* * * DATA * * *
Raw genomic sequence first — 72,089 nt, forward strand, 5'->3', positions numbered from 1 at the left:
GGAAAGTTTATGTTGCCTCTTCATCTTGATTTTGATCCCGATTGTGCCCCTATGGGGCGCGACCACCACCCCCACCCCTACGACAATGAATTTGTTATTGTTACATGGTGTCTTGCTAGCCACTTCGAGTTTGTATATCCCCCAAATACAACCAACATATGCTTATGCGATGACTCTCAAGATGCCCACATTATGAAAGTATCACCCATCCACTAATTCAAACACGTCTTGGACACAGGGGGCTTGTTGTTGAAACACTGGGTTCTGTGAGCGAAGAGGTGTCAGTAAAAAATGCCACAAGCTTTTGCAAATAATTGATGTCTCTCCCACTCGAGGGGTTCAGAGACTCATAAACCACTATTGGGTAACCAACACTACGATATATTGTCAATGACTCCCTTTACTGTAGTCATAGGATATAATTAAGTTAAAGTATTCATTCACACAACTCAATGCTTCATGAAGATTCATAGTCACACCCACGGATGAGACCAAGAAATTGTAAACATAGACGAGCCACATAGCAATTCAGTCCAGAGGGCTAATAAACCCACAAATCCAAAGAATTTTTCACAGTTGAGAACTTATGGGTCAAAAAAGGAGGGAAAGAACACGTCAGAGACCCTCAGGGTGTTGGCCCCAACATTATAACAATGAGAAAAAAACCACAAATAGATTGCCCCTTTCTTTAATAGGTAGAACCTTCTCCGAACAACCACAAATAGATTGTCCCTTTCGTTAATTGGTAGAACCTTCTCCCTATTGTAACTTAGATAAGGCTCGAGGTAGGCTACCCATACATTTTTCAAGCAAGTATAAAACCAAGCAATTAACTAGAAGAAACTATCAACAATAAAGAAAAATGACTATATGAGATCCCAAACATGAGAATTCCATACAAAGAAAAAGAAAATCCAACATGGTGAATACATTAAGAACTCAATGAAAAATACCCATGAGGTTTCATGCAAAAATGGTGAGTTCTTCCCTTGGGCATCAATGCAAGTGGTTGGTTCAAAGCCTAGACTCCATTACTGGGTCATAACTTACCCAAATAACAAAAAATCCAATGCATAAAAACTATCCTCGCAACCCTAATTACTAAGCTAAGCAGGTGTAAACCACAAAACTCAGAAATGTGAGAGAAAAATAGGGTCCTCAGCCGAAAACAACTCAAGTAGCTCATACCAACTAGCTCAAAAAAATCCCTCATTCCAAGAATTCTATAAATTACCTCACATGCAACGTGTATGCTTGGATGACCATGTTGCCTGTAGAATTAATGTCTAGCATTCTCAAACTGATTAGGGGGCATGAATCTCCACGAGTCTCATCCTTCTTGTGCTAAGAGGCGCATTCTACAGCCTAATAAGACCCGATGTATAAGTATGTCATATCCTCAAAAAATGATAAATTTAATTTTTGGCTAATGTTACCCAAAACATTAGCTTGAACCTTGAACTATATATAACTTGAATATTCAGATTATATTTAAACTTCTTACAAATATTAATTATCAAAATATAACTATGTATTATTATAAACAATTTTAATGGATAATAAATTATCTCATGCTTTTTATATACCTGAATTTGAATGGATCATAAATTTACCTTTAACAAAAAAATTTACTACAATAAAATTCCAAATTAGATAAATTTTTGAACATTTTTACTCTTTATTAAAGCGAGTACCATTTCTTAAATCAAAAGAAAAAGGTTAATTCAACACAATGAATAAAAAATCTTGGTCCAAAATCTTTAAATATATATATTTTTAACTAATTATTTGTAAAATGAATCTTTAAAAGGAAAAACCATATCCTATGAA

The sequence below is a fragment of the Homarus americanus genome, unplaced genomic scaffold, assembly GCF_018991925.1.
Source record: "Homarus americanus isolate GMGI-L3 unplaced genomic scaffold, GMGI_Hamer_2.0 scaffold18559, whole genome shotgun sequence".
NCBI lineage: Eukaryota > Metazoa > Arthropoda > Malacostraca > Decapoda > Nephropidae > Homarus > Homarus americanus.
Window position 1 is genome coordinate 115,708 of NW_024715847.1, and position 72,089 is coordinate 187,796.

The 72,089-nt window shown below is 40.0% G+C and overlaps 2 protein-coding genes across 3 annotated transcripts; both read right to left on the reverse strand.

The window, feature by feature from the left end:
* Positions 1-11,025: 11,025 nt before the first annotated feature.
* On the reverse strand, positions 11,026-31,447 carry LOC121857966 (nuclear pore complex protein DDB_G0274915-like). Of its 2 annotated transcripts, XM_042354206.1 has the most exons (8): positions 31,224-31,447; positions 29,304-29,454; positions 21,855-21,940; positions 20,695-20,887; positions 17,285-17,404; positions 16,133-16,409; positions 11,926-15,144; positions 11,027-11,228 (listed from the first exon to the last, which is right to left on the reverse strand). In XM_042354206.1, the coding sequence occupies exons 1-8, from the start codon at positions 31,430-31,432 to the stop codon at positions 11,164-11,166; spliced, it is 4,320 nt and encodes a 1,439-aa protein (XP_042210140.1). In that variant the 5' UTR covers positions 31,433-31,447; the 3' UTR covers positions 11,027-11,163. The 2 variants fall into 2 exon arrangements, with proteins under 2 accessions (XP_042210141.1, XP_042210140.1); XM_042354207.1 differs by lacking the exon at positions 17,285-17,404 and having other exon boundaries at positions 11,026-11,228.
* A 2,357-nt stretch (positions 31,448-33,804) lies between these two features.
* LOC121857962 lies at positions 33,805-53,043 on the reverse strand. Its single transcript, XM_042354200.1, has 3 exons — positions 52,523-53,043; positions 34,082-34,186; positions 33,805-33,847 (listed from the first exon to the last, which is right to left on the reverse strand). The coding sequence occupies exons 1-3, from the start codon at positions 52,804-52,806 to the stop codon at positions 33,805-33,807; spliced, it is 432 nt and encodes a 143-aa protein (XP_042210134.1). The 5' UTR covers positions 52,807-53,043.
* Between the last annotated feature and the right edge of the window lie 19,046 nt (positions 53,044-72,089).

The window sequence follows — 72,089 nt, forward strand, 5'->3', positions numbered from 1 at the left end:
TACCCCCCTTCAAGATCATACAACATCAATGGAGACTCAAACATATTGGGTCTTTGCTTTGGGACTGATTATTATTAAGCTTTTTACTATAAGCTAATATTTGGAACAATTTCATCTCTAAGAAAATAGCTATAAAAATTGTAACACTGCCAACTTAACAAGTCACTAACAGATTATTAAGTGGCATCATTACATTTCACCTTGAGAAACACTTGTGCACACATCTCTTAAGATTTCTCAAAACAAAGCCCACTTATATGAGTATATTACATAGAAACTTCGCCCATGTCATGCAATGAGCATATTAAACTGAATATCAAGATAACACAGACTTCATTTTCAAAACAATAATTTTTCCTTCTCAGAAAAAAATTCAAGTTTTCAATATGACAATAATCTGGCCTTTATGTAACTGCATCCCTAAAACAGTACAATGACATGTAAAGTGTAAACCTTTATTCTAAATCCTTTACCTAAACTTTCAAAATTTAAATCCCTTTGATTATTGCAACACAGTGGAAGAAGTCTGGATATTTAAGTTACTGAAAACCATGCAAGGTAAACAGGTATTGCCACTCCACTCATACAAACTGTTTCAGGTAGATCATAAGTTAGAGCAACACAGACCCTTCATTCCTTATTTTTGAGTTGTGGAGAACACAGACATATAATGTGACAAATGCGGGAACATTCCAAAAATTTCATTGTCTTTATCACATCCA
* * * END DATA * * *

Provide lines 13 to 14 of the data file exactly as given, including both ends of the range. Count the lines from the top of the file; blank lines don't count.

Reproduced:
* Between the last annotated feature and the right edge of the window lie 19,046 nt (positions 53,044-72,089).

The window sequence follows — 72,089 nt, forward strand, 5'->3', positions numbered from 1 at the left end: